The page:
Borough Park in New York contains the largest population of Orthodox Jews outside of Israel, where the community is strict in its following of the Torah. It was here that documentary filmmaker Joshua Z Weinstein (I Beat Mike Tyson) would meet the man who would become the inspiration for his fictional film, Menashe. His name is, funnily enough, Menashe Lustig, a greengrocer whose son was moved to a foster home after Lustig’s wife passed away. The community’s strict adherence to their scripture forbids a man to raise a child on his own, and so, until Lustig remarries, he will be unable to take care of his son. It’s a story ripe for the cinematic treatment.
Written and directed by Weinstein, who opted to film the picture entirely in Yiddish, Menashe stars the aforementioned Lustig as a largely fictional version of himself. Having lost his wife sometime before the film starts, Menashe’s son, Rieven (Ruben Niborski), now lives with his brother-in-law’s family. Strict in how he raises his nephew, Eizik (Yoel Weisshaus) doesn’t understand why Menashe doesn’t just do the right thing and remarry. Menashe faces pressure to find a new wife in every facet of his life, from his place of work right through to his synagogue. And despite it all, Menashe insists that, regardless of what the Torah might say, he is more than capable of raising his son.
Whilst this idea of how to rear a child may raise a few eyebrows with in the larger secular community, Menashe is not a tale about a man being brow beaten by his religion ““ far from it. Menashe might be slightly more ‘modern’ than his peers ““ he rolls his eyes when a potential new wife tuts at the thought of women being allowed to drive ““ but he is a deeply religious man. He understands what is expected of him, which, conversely, encourages him to dig his heels in further. During a polite but heated debate with his rabbi, Menashe points out that even if he were to remarry, their rules dictate that Rieven’s new stepmother would never be allowed to touch him. The conjecture here being that even with two parents, the greengrocer feels his son would still only be getting the same amount of love he does now via one parent. It’s at moments like this, coupled with Lustig’s natural performance, we want to reach out and reassure him that he’s doing the right thing and fighting the good fight.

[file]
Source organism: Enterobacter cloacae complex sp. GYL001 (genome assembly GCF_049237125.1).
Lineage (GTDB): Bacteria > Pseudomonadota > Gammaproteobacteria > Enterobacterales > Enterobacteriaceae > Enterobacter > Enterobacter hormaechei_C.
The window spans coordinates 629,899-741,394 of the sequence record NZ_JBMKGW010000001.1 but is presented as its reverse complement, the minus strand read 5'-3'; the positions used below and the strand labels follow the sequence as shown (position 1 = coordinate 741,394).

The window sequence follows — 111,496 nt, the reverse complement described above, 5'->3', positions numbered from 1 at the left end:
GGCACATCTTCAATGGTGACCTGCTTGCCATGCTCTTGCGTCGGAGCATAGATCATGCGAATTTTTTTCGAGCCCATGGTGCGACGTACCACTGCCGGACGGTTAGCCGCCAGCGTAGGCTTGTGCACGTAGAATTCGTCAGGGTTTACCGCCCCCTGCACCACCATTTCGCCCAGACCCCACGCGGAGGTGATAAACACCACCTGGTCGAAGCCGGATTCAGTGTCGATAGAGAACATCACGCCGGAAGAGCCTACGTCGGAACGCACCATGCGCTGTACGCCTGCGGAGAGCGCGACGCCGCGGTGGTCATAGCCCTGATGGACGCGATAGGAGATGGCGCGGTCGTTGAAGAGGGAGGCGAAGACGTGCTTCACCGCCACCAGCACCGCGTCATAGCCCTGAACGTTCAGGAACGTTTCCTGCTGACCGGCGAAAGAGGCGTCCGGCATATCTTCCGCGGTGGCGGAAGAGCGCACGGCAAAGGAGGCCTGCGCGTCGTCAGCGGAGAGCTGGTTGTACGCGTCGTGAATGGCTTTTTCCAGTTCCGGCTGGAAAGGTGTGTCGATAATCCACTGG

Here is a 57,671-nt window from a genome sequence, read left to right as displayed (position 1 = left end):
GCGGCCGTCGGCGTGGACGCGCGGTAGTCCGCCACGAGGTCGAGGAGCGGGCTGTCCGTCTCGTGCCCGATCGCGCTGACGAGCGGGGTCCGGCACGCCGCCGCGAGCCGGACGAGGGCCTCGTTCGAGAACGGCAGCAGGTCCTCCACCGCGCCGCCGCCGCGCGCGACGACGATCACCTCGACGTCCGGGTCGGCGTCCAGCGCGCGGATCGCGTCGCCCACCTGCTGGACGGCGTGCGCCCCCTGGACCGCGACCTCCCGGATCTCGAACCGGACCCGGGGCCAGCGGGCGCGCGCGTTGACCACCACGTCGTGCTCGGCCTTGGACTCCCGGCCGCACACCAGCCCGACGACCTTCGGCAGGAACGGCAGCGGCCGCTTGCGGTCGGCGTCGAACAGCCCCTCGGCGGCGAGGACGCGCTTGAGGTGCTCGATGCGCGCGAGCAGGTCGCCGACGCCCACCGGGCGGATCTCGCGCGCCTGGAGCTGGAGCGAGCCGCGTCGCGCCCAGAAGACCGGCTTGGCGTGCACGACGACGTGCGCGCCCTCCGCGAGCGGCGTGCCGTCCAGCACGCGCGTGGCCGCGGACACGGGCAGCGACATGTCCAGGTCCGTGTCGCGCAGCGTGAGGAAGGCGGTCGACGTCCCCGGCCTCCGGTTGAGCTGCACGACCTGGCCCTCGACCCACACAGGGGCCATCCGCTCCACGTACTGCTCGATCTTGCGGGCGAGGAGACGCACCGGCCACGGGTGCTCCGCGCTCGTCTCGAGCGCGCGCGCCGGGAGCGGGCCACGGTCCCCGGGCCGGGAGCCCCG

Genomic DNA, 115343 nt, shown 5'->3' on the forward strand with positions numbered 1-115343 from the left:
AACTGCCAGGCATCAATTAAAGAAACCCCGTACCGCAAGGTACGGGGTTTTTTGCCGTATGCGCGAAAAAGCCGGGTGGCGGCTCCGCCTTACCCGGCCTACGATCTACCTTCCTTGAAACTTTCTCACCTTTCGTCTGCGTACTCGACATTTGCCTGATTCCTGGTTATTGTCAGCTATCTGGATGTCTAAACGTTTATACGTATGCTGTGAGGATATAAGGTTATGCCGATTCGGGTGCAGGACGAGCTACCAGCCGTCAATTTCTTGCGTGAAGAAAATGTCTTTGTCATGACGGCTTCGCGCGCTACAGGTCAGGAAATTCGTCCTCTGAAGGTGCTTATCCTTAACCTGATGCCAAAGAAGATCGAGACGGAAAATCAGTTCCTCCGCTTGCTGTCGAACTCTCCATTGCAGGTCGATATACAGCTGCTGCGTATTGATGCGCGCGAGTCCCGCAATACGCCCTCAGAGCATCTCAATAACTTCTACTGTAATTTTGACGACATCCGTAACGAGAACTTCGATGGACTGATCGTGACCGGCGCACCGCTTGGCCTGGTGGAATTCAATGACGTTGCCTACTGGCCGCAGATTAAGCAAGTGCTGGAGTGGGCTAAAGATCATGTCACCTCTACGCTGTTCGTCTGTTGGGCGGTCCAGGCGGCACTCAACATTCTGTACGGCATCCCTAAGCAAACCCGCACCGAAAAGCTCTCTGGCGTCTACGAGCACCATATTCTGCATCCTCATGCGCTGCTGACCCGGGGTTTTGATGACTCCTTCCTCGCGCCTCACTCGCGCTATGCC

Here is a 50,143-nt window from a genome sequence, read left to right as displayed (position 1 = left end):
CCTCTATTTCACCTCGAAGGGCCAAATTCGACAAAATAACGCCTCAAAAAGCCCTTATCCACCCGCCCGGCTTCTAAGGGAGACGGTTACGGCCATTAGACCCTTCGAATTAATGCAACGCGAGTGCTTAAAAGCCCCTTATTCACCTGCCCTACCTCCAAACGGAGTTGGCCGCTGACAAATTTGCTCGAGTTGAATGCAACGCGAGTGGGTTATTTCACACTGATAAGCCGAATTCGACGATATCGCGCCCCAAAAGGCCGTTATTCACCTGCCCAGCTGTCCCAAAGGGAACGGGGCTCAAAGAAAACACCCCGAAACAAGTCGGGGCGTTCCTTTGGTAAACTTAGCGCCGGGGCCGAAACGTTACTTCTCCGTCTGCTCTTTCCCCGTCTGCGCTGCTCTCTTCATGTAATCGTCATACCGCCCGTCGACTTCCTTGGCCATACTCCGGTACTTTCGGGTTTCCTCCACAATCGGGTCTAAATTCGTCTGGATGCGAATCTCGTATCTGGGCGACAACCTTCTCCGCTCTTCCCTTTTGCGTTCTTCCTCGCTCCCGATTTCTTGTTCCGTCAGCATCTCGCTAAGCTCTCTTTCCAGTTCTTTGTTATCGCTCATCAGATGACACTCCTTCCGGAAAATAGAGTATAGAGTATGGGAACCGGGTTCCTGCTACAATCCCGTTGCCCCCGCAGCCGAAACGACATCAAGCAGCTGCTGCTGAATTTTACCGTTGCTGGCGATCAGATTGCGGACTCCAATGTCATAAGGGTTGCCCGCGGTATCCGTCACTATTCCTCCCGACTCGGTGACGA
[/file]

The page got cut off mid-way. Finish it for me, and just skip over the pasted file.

However, in the same way Weinstein refuses to demonise or belittle the beliefs of his subjects, he also doesn’t try and paint Menashe as the perfect father. We’re told regularly that he is late to everything and barely has two cents to rub together. Less than a day after whisking Rieven away from his brother in law in an attempt to prove himself, Menashe struggles with the simple task of getting up in time to feed his son before school. Sure, he’s a loveable dolt, but feeding Rieven Coca-Cola and leftover cake is hardly the cornerstone of any nutritious breakfast. What Weinstein suggests is that, yes, Menashe deserves the right to look after his son, but equally, he also needs to grow up and take responsibility for his actions.
Despite some great performances from a cast of non-actors and Weinstein’s documentary eye lending the film a realistic hue, Menashe does struggle as it approaches its denouement. The film is a little over 80 minutes and yet it seems to waste time in a wobbly third act. Menashe receiving wisdom from his non-Jewish work colleagues, for example, is a moment that doesn’t really feel as though it’s going anywhere.
That said, Menashe is still, ultimately, a sweet-natured film that affords an opportunity for its audience to peek into a world that they perhaps wouldn’t do so ordinarily. It doesn’t offer up any easy answers and its grey morals make it all the more humanistic; come the final scene you may feel ambivalent about the decisions Menashe makes. Regardless of our background or our religion, we are all the same, trying to make the world right for ourselves and, hopefully, for each other.